Oil & Gas Industry Consolidation—Is Compensation a Driver, an Obstacle, or Irrelevant?
Posted by Chris Havey and Jonathan Szabo on July 19, 2021 in Client Alerts
Many investors, boards, and management teams are looking for consolidation within the oil & gas industry. The rationale for consolidation includes increasing efficiency through scale, improving the quality of assets, and creating a more attractive financial profile for investors.
Some investors have suggested that current change in control (CIC) severance packages are not substantial enough to drive consolidation and have pushed for more generous arrangements to encourage management teams to “accept” consolidation. We have certainly seen consolidation pick up in the last 24 months, particularly in the upstream segment; however, we do not think CIC severance packages are a driving factor.
In general, compensation plans are intended to align executives with shareholders and company performance, and CIC severance protections are intended to keep officer teams neutral to a merger or sale despite the risk of losing their own job through the transaction. CIC severance provisions across the industry have not materially changed over the past few years, and industry provisions are also consistent with those provided among the broader general industry marketplace (outside of oil and gas). So what is driving this burst in consolidation?
Strategic Rationale and Business Imperatives
First, it appears to us that there are several non-compensation reasons for the increase in consolidation:
- The delta between the “bid” and “ask” has narrowed—perhaps due to greater consensus on company valuations in this new environment.
- The past 12-18 months have reinforced the importance of scale in managing risk in an uncertain industry, and limited access to capital has pushed some companies to pursue mergers of equals or no-premium deals in order to continue effective operations and to generate scale.
- Concentrated shareholders at certain oil and gas companies (e.g., following a bankruptcy or capital infusion) are pushing for a quick return on their investment and often have an improved balance sheet to facilitate consolidation.
- Shareholders have begun to reward consolidating companies with improved stock price performance instead of punishing purchasers for overpaying or taking on additional debt.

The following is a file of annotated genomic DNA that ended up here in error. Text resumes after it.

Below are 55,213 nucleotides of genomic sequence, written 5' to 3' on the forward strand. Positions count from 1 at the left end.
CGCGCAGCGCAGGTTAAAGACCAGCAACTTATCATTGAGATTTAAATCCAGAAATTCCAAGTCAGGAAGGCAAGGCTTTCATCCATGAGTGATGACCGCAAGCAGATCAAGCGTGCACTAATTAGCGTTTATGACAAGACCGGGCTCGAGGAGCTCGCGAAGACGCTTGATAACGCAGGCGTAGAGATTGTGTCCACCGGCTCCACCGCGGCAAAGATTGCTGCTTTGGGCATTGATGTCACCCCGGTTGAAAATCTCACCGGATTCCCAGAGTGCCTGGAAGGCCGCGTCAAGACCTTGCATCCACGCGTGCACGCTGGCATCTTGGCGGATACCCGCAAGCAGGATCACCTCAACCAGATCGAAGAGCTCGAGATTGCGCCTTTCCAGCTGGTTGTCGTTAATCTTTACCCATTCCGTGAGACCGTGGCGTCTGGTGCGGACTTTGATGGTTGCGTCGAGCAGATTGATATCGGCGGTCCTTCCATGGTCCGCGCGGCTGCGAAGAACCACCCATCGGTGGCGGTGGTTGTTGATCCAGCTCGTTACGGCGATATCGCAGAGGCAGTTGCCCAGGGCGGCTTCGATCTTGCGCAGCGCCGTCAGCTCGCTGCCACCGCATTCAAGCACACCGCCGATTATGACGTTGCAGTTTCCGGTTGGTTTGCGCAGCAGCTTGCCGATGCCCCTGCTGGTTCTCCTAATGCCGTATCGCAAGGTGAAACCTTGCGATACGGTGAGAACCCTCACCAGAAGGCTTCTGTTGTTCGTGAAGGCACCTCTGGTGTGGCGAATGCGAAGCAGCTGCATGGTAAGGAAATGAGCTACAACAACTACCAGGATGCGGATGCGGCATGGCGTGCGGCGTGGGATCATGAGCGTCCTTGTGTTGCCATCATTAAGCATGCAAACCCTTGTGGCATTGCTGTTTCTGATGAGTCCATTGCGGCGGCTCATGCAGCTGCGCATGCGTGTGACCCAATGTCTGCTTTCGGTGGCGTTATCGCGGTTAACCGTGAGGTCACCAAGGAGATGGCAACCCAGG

Potential Compensation Drivers
As noted above, we have not seen a material change in CIC severance protections in the market recently, so we do not think CIC provisions are a driver of this period of consolidation, nor an obstacle given the pace of transactions. However, there are a few recent compensation developments that may have had some impact on the margins, such as:
- Greater focus on absolute TSR in incentive plans—absolute TSR metrics create greater incentive to lock in gains through a deal.
- A general pullback in compensation outcomes, either via lower bonuses for 2020 or recent LTI reductions (both in grant date value and realizable value as market values declined over the past few years)—this creates greater uncertainty in future compensation outcomes and may decrease the risk-adjusted present value of future compensation.
- Special bonuses, retention payments, or more generous treatment of outstanding incentives upon deal closing— there have been a few examples of outstanding awards paying at higher than target or special one-off awards which may help mitigate management concerns of selling at a “low” point in the cycle.
In our view, CIC severance protections do not need significant changes to drive continued consolidation. The pace of transactions suggest that CIC provisions are working as intended by allowing the strategic merits to drive deal- making. In other words, CIC severance packages should be irrelevant to the merits of a deal, and should instead focus on the fair and equitable treatment of impacted employees. In fact, significant increases to the potential CIC package could cause additional issues like excise taxes or negative proxy advisor reactions and could potentially stifle deals if the cost of a management team’s exit is too expensive.
Instead, companies have continued to focus on thoughtful governance and ongoing compensation programs that align pay outcomes with value creation. The real driver of consolidation should be the strategic rationale and the opportunity for improved shareholder value.
Board Advisory Services, Corporate Governance Consulting